Integrated International Production and Non-Market Activity
The greater reliance on markets in managing economic activity is now recognized as a major feature of the new world economy. To many, it has appeared that the ideological contest between market and non-market is over and has been won by market. The advantage...
International Conservation Assistance in an Era of Structural Changes
The foreign debt crises that afflicted many Latin American and Caribbean nations, beginning with Mexico in 1982, led to lending programs by multilateral lending agencies (MLAs) that required recipients to undertake structural reforms in their economies....
Interwar Japanese Economists - How Did They Pick Their Questions?
This project explores the ideas of a group of economists trained at Tokyo University between 1910 and 1927, mainly Ouchi Hyoe and his students - Sakisaka Itsuro, Omori Yoshitaro, Arisawa Hiromi, Wakimura Yoshitaro, Takahashi Masao, and Minobe Ryokichi.(1)...
Labor Relations in Changing Capitalist Economies: The Meaning of Gifts in Social Relations
Impurity and Social Order Geoffrey Hodgson [1995] has proposed that capitalist economies can be distinguished by how the "impurity principle" works and by the extent to which a capitalist economic system is "impure." He argues that "every socioeconomic...
Mafianomics: How Did Mob Entrepreneurs Infiltrate and Dominate the Russian Economy?
Following Thomas Schelling's [1966] pioneering paper on organized crime (OC), attempts to define it have focused on determining either the characteristics of organized crime activities (OCAs) or those of the groups (OCGs) committing them.(1) These definitions...
Mexico's Liberalization Strategy, 10 Years On: Results and Alternatives
A liberalization strategy began in Mexico during 1988 under the Salinas administration, and since 1994, that strategy has been continued, with minor changes, under President Zedillo. The Mexican economic strategy is an important test case for the success...
Multilateral Trade Negotiations and the Changing Prospects for Third World Development: Assessing from a Southern Perspective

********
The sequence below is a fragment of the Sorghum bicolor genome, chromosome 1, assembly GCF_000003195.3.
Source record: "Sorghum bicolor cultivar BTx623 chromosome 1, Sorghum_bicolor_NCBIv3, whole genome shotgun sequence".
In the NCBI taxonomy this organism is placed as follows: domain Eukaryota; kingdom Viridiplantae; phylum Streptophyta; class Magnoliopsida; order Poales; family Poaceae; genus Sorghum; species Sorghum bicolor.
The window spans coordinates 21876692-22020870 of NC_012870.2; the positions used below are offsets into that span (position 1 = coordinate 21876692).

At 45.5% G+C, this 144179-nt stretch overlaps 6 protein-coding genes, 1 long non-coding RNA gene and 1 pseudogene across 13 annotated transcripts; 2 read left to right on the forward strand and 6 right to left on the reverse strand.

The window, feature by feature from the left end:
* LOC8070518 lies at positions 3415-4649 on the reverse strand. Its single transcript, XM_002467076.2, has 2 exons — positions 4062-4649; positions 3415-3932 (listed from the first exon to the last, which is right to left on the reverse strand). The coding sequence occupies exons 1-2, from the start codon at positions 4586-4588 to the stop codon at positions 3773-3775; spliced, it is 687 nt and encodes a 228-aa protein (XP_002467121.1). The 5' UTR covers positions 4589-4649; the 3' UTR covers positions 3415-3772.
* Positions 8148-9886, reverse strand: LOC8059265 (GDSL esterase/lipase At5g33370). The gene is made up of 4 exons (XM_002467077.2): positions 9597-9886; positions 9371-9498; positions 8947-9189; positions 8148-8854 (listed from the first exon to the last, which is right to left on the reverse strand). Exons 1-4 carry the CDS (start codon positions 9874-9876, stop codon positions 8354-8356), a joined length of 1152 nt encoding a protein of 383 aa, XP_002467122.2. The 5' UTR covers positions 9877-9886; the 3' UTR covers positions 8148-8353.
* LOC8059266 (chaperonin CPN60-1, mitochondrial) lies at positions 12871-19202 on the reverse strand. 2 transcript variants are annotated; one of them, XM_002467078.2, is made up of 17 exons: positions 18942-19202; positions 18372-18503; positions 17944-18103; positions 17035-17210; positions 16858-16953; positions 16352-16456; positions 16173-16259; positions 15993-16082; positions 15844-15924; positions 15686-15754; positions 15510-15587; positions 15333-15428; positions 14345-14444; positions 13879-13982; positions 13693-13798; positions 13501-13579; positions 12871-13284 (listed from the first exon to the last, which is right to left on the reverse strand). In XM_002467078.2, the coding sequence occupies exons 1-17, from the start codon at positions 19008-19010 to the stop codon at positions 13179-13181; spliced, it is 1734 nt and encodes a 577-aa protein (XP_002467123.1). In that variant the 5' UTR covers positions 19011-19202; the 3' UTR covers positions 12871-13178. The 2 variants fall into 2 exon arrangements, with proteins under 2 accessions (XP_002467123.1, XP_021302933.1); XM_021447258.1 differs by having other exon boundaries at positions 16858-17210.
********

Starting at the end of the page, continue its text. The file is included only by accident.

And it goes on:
It has been three years since the establishment of the World Trade Organization (WTO) and the implementation, subject to differentiated phase-in periods for different areas, of the agreements reached in the Uruguay Round of multilateral trade negotiation...
Postmodernism, Institutionalism, and Statistics: Considerations for an Institutionalist Statistical Method
In this paper, we outline and advocate the use of an approach to statistical measurement and evaluation informed by the link between postmodernism (as a general way of thinking about the world) and institutionalist economics, which is practically suited...
Poverty and Charity: Early Analytical Conflicts between Institutional Economics and Neoclassicism
The recent restoration of capitalism in the United States, and elsewhere, has renewed interest in a century-old theoretical conflict about the analysis of poverty in a capitalist system. One of the defining characteristics of the difference between institutional...
Public Purpose and Private Ownership: Some Implications of the "Great Capitalist Restoration" for the Politicization of Private Sector Firms in Britain
The business firm carries the burden of delivering many aspects of "the satisfactory life" in the developed world of the late twentieth century. It is a fundamental unit of social organization. Analogous in many ways to the family, it takes many forms,...
Public Support for Conservative Economic Policies
Do materialist or ideological forces drive economic policy making in the United States? Mayo Toruno [1997] recently argued that the "right turn" of the U.S. government after the 1960s was not directly related to worsening economic conditions. Instead,...
Redistributing Income Upward through the Cost-Plus Reimbursement Terms of Subgovernment Contracts
This is a case study designed to test the thesis (drawn from political science literature) that the power of "subgovernments" in the United States has decreased and, in particular, claims a demise in the power of the atomic energy subgovernment as one...
Rethinking American Participation in Economic Development: An Institutionalist Assessment
I begin this paper with a personal note. In 1989, I spent a month in Bujumbura, Burundi, under the aegis of the U.S. Information Agency (USIA). Previously I had toured six central African countries, also for the USIA. These two tours enabled me to experience...
Speculation and the Dollar in the 1980s